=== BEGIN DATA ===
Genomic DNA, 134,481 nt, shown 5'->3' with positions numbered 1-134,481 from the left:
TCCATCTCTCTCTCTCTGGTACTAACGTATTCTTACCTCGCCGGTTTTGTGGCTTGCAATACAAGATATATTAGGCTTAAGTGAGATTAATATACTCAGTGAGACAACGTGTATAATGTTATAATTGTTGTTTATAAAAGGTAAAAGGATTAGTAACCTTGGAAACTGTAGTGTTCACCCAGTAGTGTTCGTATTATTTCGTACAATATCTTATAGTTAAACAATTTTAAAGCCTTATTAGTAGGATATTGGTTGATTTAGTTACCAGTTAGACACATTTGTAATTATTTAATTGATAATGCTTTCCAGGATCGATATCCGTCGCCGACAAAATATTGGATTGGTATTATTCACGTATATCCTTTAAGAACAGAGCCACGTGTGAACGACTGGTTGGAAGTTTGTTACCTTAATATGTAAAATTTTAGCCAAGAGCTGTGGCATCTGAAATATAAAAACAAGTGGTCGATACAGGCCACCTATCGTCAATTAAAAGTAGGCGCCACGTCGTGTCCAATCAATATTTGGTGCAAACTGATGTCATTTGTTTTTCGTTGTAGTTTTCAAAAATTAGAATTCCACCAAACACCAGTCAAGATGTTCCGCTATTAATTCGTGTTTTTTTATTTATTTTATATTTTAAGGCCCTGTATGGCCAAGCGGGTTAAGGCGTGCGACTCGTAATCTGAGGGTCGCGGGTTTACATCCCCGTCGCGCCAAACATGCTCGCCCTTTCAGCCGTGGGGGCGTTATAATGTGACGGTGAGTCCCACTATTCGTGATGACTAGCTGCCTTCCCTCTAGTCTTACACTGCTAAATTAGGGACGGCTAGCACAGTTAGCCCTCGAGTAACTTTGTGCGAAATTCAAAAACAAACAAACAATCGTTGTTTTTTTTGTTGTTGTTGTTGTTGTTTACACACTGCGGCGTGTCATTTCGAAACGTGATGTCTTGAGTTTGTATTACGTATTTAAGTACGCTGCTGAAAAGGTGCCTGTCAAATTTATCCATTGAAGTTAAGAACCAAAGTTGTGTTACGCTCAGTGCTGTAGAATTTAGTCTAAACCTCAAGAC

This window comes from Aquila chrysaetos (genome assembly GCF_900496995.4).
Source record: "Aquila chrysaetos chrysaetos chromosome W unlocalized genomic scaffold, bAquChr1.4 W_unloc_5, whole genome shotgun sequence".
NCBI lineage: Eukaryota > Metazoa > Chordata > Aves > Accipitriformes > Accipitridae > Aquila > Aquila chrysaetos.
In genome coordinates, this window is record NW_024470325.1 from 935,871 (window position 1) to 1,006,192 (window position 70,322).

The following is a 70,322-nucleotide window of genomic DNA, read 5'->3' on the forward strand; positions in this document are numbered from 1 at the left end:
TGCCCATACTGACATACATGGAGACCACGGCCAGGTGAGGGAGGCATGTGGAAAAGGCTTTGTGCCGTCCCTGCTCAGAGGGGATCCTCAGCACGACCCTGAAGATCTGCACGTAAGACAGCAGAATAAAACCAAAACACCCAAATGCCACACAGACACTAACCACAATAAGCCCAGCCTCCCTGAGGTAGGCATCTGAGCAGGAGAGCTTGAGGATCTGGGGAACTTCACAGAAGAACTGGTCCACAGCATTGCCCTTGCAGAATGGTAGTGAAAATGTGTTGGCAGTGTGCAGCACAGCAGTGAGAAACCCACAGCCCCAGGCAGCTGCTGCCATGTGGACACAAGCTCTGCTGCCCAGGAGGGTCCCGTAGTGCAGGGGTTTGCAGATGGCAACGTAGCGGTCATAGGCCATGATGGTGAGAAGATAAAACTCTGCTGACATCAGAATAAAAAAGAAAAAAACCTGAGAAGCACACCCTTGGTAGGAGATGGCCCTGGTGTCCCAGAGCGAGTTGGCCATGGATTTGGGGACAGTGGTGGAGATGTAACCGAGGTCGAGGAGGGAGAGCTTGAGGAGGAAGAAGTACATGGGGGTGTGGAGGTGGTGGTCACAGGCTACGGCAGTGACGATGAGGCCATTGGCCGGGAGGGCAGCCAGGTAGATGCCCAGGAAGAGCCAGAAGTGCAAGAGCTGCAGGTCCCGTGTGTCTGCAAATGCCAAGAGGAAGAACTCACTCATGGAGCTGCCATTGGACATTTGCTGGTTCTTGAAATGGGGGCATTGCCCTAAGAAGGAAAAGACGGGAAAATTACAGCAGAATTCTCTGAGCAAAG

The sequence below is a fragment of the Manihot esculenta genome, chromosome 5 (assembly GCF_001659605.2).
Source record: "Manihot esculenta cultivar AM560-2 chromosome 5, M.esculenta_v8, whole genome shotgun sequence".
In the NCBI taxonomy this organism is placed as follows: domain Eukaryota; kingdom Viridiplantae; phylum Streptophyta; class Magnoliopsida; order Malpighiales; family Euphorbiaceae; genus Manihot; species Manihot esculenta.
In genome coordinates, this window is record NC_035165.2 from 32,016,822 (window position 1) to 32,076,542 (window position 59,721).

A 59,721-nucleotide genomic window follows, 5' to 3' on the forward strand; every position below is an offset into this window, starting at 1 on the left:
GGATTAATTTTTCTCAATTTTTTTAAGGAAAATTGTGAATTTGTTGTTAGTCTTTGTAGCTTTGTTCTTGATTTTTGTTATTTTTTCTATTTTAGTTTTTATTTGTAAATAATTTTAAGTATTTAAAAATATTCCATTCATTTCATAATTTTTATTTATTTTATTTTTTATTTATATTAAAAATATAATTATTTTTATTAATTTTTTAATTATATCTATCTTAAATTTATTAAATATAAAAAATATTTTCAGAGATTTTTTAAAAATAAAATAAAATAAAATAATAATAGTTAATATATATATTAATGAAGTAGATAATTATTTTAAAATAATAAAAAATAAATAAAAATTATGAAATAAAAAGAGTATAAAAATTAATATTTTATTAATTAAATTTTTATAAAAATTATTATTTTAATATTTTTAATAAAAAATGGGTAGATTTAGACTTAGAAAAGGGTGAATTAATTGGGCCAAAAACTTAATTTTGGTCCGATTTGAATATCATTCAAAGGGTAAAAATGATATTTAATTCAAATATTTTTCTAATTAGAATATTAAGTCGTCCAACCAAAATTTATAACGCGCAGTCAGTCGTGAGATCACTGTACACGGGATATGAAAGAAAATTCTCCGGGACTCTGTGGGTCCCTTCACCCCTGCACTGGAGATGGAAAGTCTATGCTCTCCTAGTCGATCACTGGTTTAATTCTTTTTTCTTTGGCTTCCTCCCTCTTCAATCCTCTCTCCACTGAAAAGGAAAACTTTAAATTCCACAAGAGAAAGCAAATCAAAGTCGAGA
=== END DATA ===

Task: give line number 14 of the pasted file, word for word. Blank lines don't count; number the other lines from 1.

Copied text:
GGATTAATTTTTCTCAATTTTTTTAAGGAAAATTGTGAATTTGTTGTTAGTCTTTGTAGCTTTGTTCTTGATTTTTGTTATTTTTTCTATTTTAGTTTTTATTTGTAAATAATTTTAAGTATTTAAAAATATTCCATTCATTTCATAATTTTTATTTATTTTATTTTTTATTTATATTAAAAATATAATTATTTTTATTAATTTTTTAATTATATCTATCTTAAATTTATTAAATATAAAAAATATTTTCAGAGATTTTTTAAAAATAAAATAAAATAAAATAATAATAGTTAATATATATATTAATGAAGTAGATAATTATTTTAAAATAATAAAAAATAAATAAAAATTATGAAATAAAAAGAGTATAAAAATTAATATTTTATTAATTAAATTTTTATAAAAATTATTATTTTAATATTTTTAATAAAAAATGGGTAGATTTAGACTTAGAAAAGGGTGAATTAATTGGGCCAAAAACTTAATTTTGGTCCGATTTGAATATCATTCAAAGGGTAAAAATGATATTTAATTCAAATATTTTTCTAATTAGAATATTAAGTCGTCCAACCAAAATTTATAACGCGCAGTCAGTCGTGAGATCACTGTACACGGGATATGAAAGAAAATTCTCCGGGACTCTGTGGGTCCCTTCACCCCTGCACTGGAGATGGAAAGTCTATGCTCTCCTAGTCGATCACTGGTTTAATTCTTTTTTCTTTGGCTTCCTCCCTCTTCAATCCTCTCTCCACTGAAAAGGAAAACTTTAAATTCCACAAGAGAAAGCAAATCAAAGTCGAGA